For the last 4 weeks now, I’ve been taking a free online course in songwriting through Berklee Music via Coursera. Berklee is one of the world’s preeminent music schools and Coursera is an independent social entrepreneurship company that makes free short courses available from 33 of the world’s top universities. The course is presented by Pat Pattison (who also taught John Mayer) in a series of interactive video lectures, quizzes and weekly assignments.
The course coincided with the purchase of my first studio microphone, the Rode NT1A – the world’s quietest studio microphone.
When I discovered that students were expected to submit samples of their recorded work for assessment, I once again realised what a great investment purchasing this mic was. To further that end, the mic itself came bundled with a bunch of free goodies that included a studio grade pop shield (which impedes sharp and plosive sounds), a shock mount (which keeps the mic from picking up unnecessary vibrations), a XLR cable and an instructional CD containing video examples of how to use the mic.
The course itself has really changed the way I think about writing songs, it really is a science and not just some iffey pie in the sky type of discipline, as many think it is. As with all things; practice/hard work and focus is required – and those are a few of the things I haven’t been able to muster lately – since I’ve been so busy with my 9 – 5 job, its overtime (unpaid) requirements and my extra curricular activities.
The song you’re about to hear was written last week, recorded this past Saturday and was inspired by my girlfriend – although she’s quite over all my songs already! I submitted it as part of my 4th assignment, as it was an exercise in retaining the stressed syllables of normal language in songwriting.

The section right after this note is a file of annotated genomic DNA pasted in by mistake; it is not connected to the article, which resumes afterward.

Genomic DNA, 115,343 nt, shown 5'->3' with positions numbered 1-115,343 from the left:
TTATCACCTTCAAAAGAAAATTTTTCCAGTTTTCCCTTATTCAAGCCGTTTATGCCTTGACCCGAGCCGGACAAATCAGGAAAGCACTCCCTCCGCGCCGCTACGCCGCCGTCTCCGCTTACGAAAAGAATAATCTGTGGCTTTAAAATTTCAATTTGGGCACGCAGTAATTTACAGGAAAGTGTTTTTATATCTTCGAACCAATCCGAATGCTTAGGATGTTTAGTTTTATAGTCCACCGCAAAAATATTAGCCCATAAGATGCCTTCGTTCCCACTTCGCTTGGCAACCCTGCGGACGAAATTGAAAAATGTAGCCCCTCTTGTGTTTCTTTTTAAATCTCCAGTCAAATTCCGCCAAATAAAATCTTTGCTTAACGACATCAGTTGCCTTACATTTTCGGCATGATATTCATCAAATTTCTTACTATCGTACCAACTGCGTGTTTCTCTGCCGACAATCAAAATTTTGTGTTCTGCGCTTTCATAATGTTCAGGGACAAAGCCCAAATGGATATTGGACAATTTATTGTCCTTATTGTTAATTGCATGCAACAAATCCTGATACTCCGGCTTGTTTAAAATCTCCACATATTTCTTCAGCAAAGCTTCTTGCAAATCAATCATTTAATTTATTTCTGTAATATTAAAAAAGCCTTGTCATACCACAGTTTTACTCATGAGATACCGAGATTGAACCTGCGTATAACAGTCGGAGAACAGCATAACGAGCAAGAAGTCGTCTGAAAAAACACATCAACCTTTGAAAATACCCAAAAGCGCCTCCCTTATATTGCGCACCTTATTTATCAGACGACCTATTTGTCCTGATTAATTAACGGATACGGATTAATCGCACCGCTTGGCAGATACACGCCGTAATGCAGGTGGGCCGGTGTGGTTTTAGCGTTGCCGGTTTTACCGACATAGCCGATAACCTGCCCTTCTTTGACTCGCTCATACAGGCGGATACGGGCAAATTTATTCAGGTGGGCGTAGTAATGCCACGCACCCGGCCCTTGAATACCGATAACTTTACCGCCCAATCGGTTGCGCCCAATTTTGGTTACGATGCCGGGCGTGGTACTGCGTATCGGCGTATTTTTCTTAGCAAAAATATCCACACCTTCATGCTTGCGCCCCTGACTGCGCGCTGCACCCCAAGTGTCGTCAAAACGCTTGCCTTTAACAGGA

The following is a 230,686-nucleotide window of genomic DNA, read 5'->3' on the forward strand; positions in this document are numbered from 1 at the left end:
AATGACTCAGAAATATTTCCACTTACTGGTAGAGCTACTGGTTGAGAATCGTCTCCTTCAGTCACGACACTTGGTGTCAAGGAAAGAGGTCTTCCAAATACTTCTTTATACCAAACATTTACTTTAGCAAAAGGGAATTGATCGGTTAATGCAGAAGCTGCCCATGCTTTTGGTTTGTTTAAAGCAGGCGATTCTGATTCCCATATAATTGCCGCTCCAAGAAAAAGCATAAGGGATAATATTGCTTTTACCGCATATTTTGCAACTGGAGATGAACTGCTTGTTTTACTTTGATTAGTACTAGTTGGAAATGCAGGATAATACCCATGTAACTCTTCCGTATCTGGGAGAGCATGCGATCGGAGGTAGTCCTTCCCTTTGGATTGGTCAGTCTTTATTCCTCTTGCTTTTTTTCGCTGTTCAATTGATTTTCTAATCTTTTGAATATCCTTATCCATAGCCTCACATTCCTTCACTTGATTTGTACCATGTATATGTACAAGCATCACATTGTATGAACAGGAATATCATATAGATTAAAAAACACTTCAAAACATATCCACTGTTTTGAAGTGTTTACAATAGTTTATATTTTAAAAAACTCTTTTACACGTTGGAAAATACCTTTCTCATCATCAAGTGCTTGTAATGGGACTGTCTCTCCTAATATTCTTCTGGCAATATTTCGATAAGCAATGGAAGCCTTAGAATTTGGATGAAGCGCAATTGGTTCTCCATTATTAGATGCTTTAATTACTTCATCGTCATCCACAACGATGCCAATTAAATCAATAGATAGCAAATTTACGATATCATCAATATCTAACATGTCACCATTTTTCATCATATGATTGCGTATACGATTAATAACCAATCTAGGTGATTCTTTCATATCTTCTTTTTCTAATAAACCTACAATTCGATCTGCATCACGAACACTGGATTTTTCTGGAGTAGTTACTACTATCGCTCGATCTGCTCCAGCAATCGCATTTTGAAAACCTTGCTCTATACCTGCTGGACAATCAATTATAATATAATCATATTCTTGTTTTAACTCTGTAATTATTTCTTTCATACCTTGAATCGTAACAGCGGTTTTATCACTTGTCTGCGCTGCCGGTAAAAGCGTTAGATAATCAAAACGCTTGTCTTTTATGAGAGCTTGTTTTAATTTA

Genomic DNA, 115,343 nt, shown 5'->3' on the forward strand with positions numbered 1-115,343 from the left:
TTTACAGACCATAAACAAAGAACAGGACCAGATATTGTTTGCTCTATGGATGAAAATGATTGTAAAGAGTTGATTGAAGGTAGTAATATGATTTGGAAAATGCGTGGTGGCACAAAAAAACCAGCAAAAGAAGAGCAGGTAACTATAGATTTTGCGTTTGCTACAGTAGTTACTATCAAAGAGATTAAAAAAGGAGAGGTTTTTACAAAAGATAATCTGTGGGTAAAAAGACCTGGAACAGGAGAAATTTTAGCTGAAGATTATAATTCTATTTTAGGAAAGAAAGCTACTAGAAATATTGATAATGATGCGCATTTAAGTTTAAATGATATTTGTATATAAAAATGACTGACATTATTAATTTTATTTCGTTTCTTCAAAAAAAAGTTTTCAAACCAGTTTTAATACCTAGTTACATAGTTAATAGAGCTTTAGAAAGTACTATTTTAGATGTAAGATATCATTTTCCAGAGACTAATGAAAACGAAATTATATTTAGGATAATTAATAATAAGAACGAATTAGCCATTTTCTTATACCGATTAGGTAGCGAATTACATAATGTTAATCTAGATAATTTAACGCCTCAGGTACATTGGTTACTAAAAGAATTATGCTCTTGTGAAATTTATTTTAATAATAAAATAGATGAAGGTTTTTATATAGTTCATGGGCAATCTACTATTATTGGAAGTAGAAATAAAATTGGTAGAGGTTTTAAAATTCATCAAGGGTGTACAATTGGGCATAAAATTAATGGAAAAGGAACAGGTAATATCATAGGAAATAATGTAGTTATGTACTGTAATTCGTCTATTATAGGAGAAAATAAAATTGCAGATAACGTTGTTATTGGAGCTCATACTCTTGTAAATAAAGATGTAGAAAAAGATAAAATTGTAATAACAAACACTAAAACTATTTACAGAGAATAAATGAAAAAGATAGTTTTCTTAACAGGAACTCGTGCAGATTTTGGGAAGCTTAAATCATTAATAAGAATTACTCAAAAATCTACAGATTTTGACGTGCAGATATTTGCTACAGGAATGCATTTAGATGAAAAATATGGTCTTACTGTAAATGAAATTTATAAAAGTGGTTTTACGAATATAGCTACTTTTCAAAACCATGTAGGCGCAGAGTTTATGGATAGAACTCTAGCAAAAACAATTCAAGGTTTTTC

I’m still trying to get the hang of mixing vocals and mastering. I’ve always had it in mind to do everything myself when it comes to music. With the addition of this mic to my arsenal, I can now experiment as much as I want on getting the right sound; provided I have the time.
There’s nothing worse than going into a pro studio, singing your heart out or spending hours on pre-production – only for the “producer” or engineer to go in and change things that you never intended to be changed. For example, engineers these days – apply autotune vocal processing (think Akon, Neyo, Usher or any current Top 40 artist) to every singer unless expressly stated otherwise! That’s what happened with my band’s single, we received the first mix back and it was drenched in autotune!
Now, I know I probably knew less about singing 2 years ago than what I do now – but these days they don’t even listen to the singer before they create a bus for the autotune on the desk. The last engineer we worked with claimed that the autotune was just to smooth the vocals out. And if the vocals weren’t changed, we still would’ve had to deal with the honky tonk sounding piano patch that the engineer applied.
So when I do it all myself, for starters; it’s only because it’s validated.
I hope you enjoy the song. It’s still a work in progress, so your feedback will be much appreciated.